Pearl vs purl

A pearl is a lustrous, spherical gem that grows inside an oyster, clam or other bi-valve mollusk. A pearl is made up of calcium carbonate that forms in layers around a speck of sand. Pearls are generally white or grayish. Pearl may also be used to describe an artificial gem that resembles a pearl or something with the luster or color of a pearl. Pearl may be used as a noun, adjective or verb to describe applying pearls decoratively or harvesting pearls. Related words are pearls, pearled, pearling, pearlize, pearler. Pearl may be used figuratively to describe something precious.

Purl is a knitting stitch which basically consists of executing a plain stitch, backward. Purl may also describe an edging made of purl stitches. Purl may be used as an adjective and a verb, related words are purls, purled, purling.


In October, a reporter from a Shandong television station found, upon undergoing a CT scan, that the overly chewy tapioca pearls she swallowed with a cup of bubble tea from a local shop were left undigested in her stomach. (The Epoch Times)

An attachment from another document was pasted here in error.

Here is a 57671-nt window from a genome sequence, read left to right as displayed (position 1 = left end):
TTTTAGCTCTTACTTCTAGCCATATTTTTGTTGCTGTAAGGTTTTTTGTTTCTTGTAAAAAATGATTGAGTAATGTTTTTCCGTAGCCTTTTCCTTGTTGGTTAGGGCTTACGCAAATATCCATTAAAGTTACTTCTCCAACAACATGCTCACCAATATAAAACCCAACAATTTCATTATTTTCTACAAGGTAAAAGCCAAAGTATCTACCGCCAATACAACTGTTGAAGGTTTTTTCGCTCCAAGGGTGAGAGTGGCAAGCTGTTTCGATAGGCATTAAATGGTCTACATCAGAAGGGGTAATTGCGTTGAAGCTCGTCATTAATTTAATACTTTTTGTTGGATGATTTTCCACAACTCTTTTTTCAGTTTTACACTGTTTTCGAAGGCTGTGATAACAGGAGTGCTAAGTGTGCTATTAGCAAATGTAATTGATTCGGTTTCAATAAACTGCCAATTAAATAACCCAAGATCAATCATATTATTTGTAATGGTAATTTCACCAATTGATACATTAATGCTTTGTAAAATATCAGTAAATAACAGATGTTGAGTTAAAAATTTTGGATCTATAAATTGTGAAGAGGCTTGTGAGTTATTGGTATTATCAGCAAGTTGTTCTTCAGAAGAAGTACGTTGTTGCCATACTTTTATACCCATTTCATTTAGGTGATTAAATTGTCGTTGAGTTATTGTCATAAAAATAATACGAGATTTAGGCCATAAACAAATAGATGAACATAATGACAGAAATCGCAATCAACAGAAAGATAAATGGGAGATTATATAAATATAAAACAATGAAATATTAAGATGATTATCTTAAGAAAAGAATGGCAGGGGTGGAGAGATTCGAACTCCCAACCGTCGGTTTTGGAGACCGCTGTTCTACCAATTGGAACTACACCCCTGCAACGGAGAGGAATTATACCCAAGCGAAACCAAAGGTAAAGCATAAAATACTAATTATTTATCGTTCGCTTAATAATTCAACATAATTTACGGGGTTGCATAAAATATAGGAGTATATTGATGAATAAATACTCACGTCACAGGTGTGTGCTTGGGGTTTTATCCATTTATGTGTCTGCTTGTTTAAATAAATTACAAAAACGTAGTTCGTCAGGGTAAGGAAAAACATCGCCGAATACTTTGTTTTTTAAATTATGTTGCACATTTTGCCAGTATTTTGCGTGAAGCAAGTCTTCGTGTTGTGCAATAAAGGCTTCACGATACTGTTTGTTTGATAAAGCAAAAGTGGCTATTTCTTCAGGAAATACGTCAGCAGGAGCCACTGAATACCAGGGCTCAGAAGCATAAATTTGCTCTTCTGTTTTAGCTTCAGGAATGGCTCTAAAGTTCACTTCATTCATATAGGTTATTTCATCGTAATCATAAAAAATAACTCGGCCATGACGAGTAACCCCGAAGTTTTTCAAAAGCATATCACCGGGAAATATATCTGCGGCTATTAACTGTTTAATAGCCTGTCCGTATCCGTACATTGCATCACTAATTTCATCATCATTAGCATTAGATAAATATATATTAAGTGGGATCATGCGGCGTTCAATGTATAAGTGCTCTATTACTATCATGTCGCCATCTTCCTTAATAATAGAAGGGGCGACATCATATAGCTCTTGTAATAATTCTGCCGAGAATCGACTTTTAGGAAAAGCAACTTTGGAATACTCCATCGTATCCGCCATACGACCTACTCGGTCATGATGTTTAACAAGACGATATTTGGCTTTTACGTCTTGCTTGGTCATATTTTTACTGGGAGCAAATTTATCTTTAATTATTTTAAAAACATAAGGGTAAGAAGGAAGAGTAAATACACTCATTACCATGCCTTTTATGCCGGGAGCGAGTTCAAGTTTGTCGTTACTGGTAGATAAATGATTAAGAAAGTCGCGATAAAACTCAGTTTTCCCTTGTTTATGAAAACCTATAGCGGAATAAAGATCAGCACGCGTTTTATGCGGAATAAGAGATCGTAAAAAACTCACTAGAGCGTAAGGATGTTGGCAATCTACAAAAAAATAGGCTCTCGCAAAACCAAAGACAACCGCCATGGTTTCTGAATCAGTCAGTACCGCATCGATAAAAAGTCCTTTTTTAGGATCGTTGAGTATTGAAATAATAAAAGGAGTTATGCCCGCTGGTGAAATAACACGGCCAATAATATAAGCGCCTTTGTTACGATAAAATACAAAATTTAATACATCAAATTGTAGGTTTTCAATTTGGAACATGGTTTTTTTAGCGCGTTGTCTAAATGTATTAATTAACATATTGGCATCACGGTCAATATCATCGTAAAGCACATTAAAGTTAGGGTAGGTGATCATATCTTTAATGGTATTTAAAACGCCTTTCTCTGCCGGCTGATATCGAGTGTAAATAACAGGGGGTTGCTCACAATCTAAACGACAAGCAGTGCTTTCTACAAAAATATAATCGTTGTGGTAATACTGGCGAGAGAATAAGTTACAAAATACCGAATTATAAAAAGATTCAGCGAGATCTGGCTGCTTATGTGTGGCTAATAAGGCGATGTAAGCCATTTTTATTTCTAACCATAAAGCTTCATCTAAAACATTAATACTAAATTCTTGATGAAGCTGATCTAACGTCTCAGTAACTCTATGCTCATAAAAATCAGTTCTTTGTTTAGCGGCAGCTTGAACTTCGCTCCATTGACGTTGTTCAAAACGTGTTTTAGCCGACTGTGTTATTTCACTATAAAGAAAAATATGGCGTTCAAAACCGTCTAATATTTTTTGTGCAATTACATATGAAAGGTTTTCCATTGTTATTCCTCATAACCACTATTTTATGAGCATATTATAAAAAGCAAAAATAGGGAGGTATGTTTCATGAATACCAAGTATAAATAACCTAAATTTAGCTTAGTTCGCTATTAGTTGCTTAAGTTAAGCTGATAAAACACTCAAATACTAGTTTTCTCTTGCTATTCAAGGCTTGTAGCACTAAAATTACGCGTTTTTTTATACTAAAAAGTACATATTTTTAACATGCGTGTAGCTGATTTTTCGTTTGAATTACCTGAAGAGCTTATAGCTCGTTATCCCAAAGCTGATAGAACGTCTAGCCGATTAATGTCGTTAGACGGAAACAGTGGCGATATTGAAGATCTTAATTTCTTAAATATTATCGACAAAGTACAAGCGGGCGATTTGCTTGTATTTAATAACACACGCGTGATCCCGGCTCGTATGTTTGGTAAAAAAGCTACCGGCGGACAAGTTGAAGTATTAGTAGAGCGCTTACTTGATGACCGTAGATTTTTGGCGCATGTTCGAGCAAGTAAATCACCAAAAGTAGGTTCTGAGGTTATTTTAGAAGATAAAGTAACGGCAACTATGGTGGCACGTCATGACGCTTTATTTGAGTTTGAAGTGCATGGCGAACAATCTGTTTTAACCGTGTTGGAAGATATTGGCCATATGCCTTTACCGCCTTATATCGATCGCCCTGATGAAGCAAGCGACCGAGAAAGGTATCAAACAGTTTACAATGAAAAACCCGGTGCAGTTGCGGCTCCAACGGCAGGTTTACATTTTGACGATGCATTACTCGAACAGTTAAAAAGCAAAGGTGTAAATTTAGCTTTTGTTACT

In Western Australia alone, the total allowable annual catch of oysters per licensed pearl production company is 572,000 oysters, or approximately US$200 million dollars’ worth of pearls. (The Asian Scientist Magazine)

“We weren’t quite sure what it was, we thought they might be pearls but finding natural pearls in nature is hard enough, let alone finding an opalised one.” (The Advertiser)

Tyler was a child when her mother taught her knit and purl stitches. (The Traverse City Record Eagle)

Knit one, purl two, local knit club welcomes you (The Winnipeg Free Press)

Knitting 101 teaches the basic concepts of knitting (how to cast on, knit, purl, bind off, and read an easy pattern) for those who seek them, and it affords an opportunity to learn some new skills by tackling an advanced project with supervision for experienced knitters. (The Boston Globe)

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